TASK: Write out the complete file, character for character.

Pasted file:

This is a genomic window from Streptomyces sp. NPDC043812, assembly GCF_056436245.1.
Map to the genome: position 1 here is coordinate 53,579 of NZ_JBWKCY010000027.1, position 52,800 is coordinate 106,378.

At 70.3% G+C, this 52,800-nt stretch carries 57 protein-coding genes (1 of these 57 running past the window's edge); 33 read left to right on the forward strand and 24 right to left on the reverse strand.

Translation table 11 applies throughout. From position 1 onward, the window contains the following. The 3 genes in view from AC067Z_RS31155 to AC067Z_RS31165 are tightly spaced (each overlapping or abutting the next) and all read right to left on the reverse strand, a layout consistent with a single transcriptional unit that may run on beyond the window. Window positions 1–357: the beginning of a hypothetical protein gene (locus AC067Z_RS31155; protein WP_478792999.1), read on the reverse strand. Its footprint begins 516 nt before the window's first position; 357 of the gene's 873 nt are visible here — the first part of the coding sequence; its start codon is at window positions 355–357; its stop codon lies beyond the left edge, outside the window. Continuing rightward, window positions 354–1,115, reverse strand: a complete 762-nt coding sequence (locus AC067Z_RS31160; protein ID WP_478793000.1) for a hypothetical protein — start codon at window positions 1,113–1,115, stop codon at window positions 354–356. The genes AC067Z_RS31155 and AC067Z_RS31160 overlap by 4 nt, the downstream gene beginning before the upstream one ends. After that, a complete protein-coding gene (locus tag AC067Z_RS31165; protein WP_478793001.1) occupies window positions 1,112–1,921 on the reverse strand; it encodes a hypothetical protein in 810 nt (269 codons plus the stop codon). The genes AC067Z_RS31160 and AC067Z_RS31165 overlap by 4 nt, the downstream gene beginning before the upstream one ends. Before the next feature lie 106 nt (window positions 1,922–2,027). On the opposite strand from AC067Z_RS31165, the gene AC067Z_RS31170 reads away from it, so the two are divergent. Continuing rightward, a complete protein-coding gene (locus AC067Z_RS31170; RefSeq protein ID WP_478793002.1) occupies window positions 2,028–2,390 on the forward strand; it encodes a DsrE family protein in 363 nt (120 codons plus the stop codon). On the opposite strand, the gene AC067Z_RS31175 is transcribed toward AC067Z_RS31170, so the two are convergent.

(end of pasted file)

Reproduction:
This is a genomic window from Streptomyces sp. NPDC043812, assembly GCF_056436245.1.
Map to the genome: position 1 here is coordinate 53,579 of NZ_JBWKCY010000027.1, position 52,800 is coordinate 106,378.

At 70.3% G+C, this 52,800-nt stretch carries 57 protein-coding genes (1 of these 57 running past the window's edge); 33 read left to right on the forward strand and 24 right to left on the reverse strand.

Translation table 11 applies throughout. From position 1 onward, the window contains the following. The 3 genes in view from AC067Z_RS31155 to AC067Z_RS31165 are tightly spaced (each overlapping or abutting the next) and all read right to left on the reverse strand, a layout consistent with a single transcriptional unit that may run on beyond the window. Window positions 1–357: the beginning of a hypothetical protein gene (locus AC067Z_RS31155; protein WP_478792999.1), read on the reverse strand. Its footprint begins 516 nt before the window's first position; 357 of the gene's 873 nt are visible here — the first part of the coding sequence; its start codon is at window positions 355–357; its stop codon lies beyond the left edge, outside the window. Continuing rightward, window positions 354–1,115, reverse strand: a complete 762-nt coding sequence (locus AC067Z_RS31160; protein ID WP_478793000.1) for a hypothetical protein — start codon at window positions 1,113–1,115, stop codon at window positions 354–356. The genes AC067Z_RS31155 and AC067Z_RS31160 overlap by 4 nt, the downstream gene beginning before the upstream one ends. After that, a complete protein-coding gene (locus tag AC067Z_RS31165; protein WP_478793001.1) occupies window positions 1,112–1,921 on the reverse strand; it encodes a hypothetical protein in 810 nt (269 codons plus the stop codon). The genes AC067Z_RS31160 and AC067Z_RS31165 overlap by 4 nt, the downstream gene beginning before the upstream one ends. Before the next feature lie 106 nt (window positions 1,922–2,027). On the opposite strand from AC067Z_RS31165, the gene AC067Z_RS31170 reads away from it, so the two are divergent. Continuing rightward, a complete protein-coding gene (locus AC067Z_RS31170; RefSeq protein ID WP_478793002.1) occupies window positions 2,028–2,390 on the forward strand; it encodes a DsrE family protein in 363 nt (120 codons plus the stop codon). On the opposite strand, the gene AC067Z_RS31175 is transcribed toward AC067Z_RS31170, so the two are convergent.